Does the argument from illusion show that there are no differences between the visual experiences involved in veridical perception, illusion, and hallucination?
Answer by Helier Robinson
Yes, Fred, definitely. That is the difficulty with the argument: it has never been refuted, but its conclusion is almost universally rejected, irrationally. The conclusion is that all visual (indeed, perceptual) experiences are representations of reality, not reality itself. That is, the only explanation of illusions is that they are misrepresentation of reality, not reality itself, because they are contradictions between the senses, or contradictions between perceptions and well-established beliefs; and there are no intrinsic differences between veridical and non-veridical perceptions, in which case all perceptions are representations. This means that empirical objects around us — indeed, the entire empirical world — is a representation of the real world, not itself the real world.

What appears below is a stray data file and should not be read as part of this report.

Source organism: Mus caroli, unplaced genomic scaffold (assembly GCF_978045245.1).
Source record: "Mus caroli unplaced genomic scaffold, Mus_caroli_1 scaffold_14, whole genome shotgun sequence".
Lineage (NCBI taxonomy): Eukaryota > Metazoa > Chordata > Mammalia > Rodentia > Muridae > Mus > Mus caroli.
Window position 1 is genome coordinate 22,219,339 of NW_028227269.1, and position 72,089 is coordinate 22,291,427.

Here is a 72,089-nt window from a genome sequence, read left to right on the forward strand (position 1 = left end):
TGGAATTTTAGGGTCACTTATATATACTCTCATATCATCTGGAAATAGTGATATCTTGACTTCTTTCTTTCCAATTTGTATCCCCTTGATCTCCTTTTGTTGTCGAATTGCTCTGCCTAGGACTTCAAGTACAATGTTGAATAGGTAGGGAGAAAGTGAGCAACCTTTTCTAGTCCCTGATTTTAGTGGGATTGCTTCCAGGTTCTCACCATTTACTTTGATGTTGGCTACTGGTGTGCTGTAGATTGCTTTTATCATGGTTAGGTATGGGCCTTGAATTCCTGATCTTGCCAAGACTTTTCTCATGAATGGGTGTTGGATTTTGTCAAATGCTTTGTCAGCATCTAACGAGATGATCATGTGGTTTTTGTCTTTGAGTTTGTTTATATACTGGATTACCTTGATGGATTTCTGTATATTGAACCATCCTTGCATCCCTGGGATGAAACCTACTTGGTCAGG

This leads to the question: what is the real world like? There are two answers, ultimately the same: the philosophic answer is that it is metaphysical, the scientific answer is that it is theoretical. You can begin to get a handle on all of this if you ask about the nature of your own body: is it real, or only an image of your metaphysical/ theoretical body?